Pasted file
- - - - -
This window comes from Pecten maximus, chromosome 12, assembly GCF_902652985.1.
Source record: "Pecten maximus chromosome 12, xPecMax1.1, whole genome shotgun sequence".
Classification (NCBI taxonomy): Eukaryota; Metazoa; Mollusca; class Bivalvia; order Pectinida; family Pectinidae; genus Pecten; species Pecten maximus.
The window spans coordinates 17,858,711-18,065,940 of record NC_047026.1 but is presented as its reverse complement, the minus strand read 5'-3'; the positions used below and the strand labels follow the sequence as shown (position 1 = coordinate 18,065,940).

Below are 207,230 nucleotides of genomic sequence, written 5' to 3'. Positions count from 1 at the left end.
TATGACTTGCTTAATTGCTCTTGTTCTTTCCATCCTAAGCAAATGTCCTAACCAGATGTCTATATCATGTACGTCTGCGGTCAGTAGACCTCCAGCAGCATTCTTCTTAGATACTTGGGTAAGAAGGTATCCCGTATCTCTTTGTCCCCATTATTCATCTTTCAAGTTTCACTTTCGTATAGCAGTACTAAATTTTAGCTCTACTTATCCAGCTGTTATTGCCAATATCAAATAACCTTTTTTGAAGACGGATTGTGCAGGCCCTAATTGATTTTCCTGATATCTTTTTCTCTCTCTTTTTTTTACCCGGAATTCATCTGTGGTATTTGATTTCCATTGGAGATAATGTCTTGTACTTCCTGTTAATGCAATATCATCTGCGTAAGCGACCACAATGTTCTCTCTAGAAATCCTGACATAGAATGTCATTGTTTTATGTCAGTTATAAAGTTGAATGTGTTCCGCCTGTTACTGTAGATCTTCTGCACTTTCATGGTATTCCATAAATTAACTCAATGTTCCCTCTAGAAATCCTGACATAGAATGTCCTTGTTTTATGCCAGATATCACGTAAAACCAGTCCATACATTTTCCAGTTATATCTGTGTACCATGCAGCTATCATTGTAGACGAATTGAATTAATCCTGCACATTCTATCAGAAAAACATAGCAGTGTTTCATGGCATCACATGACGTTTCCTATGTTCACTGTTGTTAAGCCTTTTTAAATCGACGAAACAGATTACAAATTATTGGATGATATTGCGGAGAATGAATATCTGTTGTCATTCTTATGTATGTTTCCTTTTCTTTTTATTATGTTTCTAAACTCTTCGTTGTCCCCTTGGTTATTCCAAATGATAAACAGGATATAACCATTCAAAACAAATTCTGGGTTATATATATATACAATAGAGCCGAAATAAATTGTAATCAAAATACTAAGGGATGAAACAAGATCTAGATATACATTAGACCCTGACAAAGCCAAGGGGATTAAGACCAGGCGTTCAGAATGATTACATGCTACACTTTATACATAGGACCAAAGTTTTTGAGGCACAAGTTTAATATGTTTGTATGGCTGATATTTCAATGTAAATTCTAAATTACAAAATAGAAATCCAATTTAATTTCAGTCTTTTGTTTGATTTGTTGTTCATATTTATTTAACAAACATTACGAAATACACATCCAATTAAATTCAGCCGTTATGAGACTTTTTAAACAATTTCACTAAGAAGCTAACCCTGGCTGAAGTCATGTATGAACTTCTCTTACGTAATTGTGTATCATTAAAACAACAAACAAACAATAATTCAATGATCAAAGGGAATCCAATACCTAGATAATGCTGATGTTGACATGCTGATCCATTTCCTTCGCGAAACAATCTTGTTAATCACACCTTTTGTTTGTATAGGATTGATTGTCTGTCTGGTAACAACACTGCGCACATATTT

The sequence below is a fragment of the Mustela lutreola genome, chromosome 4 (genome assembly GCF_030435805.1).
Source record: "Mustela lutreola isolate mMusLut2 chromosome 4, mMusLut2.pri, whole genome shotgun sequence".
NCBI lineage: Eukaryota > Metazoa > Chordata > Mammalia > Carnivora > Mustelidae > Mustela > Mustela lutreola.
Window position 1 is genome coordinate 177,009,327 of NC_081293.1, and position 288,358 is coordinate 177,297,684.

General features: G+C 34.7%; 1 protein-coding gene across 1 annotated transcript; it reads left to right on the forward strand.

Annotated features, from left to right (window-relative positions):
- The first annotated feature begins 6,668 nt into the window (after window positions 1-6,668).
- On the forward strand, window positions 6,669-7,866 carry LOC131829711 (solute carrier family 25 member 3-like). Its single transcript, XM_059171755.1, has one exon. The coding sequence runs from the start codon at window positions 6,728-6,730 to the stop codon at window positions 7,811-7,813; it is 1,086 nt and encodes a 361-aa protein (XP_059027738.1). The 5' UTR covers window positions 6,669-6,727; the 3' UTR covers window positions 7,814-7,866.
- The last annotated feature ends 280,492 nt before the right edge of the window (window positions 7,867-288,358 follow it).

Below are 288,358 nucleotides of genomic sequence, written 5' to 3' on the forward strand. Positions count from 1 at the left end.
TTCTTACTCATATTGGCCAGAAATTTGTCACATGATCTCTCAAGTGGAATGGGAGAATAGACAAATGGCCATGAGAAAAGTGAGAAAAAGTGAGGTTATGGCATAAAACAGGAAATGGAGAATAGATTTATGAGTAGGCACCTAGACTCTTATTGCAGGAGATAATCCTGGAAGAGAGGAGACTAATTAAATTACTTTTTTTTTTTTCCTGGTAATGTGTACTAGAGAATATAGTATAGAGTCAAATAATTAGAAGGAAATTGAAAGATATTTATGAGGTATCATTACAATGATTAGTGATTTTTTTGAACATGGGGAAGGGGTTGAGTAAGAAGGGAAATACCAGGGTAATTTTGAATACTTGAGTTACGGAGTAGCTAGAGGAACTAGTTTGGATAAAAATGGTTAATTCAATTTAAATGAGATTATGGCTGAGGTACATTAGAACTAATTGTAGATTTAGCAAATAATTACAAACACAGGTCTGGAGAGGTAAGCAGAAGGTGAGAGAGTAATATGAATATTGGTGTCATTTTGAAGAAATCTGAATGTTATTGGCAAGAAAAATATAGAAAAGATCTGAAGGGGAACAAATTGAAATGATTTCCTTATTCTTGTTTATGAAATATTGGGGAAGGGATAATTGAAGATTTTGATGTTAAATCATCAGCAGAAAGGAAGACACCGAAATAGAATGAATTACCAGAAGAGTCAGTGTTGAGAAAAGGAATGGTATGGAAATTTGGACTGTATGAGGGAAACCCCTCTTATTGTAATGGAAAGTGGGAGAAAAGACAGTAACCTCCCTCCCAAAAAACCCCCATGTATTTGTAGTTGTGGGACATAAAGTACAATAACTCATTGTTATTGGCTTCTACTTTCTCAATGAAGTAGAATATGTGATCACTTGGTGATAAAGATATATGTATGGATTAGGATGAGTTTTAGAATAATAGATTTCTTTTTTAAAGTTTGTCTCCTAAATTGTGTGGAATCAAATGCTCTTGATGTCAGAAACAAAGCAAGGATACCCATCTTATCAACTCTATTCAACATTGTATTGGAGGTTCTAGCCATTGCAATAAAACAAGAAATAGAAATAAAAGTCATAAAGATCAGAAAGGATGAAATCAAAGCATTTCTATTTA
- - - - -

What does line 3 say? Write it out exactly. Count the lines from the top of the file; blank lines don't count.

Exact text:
Classification (NCBI taxonomy): Eukaryota; Metazoa; Mollusca; class Bivalvia; order Pectinida; family Pectinidae; genus Pecten; species Pecten maximus.